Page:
CrossRef  |  

2:  Ali, Z.A., E.R. El-Desoki, R.P. El-Masry and S.I. Omara, 1994. Effect of morphactin CF125 on the anatomical structure of Vicia faba L. Ann. Agric. Sci. Moshl., 32: 875-888.

3:  Baz, A.G.I.O., M.S.A. Safwat and A.R. Abdallah, 1984. Some physiological studies on soybean plants 1: Effect of some growth regulators on growth, yield, nodulation and chemical composition. Ann. Agric. Sci. Moshtohor Univ., 21: 479-494.

4:  Cantliffe, D.J., R.W. Robinson and S. Shannon, 1972. Promotion of cucumber fruit set and development by chlorflurenol. Hort. Sci., 7: 416-418.

5:  Castro, P.R., B. Appezzato, C.W. Lara, A. Pelissari and M. Pereira et al., 1990. Action of plant regulators on growth, nutritional aspects, anatomy and the productivity of dry beans (Phaseolus vulgaris cv. Carioca). Anais da Escola Superior de Agricultura Luiz de Queiroz, 47: 11-28.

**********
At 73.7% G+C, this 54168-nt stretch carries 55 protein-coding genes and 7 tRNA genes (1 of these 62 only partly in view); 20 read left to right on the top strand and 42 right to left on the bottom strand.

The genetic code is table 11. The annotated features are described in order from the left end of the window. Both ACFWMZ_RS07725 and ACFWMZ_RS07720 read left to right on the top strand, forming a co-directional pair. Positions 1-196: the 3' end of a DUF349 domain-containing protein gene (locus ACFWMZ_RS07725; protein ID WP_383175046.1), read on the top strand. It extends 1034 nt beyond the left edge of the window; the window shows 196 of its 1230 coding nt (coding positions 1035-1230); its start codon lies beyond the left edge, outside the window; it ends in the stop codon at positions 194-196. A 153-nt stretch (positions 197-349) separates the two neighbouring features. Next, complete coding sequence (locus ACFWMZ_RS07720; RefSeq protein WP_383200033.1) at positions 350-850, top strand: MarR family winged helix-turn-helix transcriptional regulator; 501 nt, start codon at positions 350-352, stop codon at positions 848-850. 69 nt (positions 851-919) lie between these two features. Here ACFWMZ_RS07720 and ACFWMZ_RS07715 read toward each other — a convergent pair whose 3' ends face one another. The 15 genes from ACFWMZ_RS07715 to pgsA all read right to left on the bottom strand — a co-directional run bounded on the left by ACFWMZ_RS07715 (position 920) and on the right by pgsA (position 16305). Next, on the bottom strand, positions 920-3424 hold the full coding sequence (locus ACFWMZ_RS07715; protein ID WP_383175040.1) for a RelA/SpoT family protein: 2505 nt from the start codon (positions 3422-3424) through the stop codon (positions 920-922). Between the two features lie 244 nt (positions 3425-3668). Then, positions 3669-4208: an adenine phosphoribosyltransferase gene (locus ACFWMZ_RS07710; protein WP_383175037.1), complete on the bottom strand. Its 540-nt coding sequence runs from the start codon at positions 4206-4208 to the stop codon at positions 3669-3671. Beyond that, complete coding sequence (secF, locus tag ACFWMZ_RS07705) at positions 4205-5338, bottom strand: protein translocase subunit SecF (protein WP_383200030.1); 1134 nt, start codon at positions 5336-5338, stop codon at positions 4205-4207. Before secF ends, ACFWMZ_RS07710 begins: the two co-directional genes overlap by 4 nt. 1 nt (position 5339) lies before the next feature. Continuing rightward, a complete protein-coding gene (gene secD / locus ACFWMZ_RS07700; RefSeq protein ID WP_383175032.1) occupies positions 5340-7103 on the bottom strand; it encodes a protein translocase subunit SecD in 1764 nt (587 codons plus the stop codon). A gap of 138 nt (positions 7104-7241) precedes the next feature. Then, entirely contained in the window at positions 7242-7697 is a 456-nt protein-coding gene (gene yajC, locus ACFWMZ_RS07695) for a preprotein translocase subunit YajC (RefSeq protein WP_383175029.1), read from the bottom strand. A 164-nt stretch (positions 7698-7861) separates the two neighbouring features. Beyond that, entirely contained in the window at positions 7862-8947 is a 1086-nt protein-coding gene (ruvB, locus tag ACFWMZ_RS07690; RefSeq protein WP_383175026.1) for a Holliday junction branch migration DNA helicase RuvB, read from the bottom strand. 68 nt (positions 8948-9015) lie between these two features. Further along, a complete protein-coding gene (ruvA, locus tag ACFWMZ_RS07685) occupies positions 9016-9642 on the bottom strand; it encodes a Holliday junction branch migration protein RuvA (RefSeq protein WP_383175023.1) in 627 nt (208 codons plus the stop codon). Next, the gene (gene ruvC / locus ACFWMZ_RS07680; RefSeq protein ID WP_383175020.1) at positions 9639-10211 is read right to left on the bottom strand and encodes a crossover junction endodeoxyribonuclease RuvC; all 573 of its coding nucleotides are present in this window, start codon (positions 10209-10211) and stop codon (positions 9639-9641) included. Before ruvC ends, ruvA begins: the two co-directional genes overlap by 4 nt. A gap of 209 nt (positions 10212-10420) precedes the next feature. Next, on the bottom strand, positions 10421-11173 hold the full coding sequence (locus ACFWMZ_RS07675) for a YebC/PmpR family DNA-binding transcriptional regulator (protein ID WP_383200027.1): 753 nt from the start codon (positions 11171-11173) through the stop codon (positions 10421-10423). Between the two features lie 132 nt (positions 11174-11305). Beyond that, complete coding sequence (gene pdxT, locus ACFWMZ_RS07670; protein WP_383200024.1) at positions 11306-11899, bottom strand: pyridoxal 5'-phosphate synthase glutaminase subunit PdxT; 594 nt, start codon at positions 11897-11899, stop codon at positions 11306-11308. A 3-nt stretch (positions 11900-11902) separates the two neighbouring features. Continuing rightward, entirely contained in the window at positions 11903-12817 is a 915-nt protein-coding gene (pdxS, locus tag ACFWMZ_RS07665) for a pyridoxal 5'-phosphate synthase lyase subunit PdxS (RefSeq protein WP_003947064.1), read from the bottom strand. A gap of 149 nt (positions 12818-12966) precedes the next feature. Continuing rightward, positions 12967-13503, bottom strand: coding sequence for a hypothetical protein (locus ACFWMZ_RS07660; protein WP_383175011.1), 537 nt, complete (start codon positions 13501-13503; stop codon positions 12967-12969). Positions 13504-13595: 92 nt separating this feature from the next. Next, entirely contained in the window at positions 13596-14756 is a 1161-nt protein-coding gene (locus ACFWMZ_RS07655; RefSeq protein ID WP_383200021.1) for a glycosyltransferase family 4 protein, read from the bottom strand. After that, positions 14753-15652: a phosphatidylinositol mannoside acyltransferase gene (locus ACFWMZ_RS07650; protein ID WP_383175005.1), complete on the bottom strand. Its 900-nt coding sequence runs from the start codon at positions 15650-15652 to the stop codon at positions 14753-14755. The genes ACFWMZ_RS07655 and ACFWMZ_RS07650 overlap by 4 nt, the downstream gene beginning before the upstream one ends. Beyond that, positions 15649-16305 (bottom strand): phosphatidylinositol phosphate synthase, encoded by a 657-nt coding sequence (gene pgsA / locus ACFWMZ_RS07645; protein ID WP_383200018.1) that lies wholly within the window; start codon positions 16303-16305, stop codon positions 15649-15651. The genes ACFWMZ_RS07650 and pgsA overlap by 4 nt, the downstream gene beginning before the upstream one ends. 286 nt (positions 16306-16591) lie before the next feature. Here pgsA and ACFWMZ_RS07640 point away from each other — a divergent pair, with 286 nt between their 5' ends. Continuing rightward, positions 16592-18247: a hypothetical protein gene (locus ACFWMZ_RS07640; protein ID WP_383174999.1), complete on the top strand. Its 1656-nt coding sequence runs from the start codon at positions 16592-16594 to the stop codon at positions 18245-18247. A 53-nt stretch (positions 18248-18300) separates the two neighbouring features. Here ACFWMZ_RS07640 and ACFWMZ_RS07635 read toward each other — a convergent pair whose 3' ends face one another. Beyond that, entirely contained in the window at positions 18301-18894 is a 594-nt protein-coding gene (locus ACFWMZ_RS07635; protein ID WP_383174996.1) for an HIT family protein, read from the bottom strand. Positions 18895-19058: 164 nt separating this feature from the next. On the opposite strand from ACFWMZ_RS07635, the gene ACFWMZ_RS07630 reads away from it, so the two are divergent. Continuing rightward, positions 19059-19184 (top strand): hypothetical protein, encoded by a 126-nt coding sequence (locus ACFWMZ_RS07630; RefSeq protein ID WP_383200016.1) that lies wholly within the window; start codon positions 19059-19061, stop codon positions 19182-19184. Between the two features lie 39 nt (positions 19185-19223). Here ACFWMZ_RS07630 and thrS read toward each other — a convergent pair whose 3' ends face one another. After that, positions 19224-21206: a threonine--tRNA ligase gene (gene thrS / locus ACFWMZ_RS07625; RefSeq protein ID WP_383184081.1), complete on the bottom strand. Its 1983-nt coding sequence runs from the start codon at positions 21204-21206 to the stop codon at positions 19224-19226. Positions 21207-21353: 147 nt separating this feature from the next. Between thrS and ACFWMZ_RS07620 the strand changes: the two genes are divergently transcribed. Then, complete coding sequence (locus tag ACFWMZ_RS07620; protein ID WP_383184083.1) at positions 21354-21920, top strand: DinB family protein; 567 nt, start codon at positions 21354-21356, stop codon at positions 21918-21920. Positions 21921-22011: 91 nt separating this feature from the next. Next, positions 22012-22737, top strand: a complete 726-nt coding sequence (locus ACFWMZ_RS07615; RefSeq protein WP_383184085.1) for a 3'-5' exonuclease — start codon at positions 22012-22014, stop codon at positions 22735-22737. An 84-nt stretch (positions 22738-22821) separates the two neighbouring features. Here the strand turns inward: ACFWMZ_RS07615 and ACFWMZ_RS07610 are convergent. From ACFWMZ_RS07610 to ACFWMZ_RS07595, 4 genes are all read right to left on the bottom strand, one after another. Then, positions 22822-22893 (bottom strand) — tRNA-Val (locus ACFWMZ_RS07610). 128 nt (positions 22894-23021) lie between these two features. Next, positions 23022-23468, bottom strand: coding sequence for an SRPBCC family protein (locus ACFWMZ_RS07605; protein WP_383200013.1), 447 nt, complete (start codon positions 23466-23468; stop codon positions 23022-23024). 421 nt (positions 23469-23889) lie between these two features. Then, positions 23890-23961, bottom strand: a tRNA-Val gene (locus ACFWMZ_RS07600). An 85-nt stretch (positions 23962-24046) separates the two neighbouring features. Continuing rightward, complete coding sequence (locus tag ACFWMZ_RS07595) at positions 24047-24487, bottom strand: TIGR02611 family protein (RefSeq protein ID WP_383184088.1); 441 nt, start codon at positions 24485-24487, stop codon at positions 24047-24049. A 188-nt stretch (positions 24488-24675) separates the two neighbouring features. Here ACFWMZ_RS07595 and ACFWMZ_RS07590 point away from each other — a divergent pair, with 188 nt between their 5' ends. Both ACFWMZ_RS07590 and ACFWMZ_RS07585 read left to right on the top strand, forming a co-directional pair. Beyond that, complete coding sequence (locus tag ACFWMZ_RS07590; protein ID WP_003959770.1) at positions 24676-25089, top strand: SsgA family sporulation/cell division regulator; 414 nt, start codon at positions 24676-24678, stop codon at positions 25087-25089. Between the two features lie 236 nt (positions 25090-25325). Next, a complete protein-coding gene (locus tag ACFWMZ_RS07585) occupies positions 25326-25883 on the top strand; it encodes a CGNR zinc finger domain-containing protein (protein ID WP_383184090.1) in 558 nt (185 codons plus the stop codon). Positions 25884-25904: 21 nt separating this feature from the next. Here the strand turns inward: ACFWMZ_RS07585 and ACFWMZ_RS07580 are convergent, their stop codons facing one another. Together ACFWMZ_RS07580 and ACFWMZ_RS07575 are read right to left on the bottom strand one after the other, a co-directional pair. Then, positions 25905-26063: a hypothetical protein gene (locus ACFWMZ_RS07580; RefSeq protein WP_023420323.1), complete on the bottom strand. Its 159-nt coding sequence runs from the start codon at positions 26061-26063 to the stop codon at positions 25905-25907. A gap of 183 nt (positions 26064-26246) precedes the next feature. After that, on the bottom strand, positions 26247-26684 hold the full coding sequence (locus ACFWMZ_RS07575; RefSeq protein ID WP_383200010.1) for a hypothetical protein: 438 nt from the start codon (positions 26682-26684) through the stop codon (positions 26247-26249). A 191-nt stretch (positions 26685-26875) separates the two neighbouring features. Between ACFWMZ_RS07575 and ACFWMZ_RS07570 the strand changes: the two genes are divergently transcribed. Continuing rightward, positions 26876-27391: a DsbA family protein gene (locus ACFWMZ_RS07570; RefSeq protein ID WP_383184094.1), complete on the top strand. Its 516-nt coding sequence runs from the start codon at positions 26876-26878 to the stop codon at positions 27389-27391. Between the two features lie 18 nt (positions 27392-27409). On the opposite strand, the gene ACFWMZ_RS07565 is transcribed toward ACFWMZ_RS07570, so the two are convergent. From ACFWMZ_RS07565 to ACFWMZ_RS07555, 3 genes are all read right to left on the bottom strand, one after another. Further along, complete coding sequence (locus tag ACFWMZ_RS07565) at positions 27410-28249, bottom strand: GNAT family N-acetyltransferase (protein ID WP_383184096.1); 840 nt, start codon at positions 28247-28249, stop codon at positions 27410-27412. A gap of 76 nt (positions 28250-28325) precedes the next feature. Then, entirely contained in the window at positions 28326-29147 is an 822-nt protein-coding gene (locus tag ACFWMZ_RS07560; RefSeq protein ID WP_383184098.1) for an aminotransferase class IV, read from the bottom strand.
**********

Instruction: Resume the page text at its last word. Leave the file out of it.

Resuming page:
CrossRef  |  

6:  D'Andria, R., F.Q. Chiaranda, P. Tedeschi, P. Salzillo and F. Quaglitta-Chiaranda, 1991. Response of two soya (Glycine max (L.) Merr.) cultivars to various watering schedules. Part 2. Dynamics of flowering. Rivista Di Agronomia, 25: 527-532.

7:  Dybing, C.D. and G.L. Yarrow, 1984. Morphactin effects on soybean leaf anatomy and chlorophyll content. J. Plant Growth Regulat., 3: 9-21.

8:  El-Batal and Abdel-Gawad, 1995. Response of different soybean cultivars to Rhizobium inoculation and nitrogen application: 2 Development stages and growth degree days. J. Agric. Sci. Mansoura Univ., 20: 4515-4525.

9:  El-Desoki, E.R., S.I. Omara, Z.A. Ali and R.R. El-Masry, 1994. Effect of morphactin Cf125 on the growth and development of Vicia faba L. and Orobanche crenata Forsk. J. Agric. Sci. Mansoura Univ., 19: 1691-1699.
Direct Link  |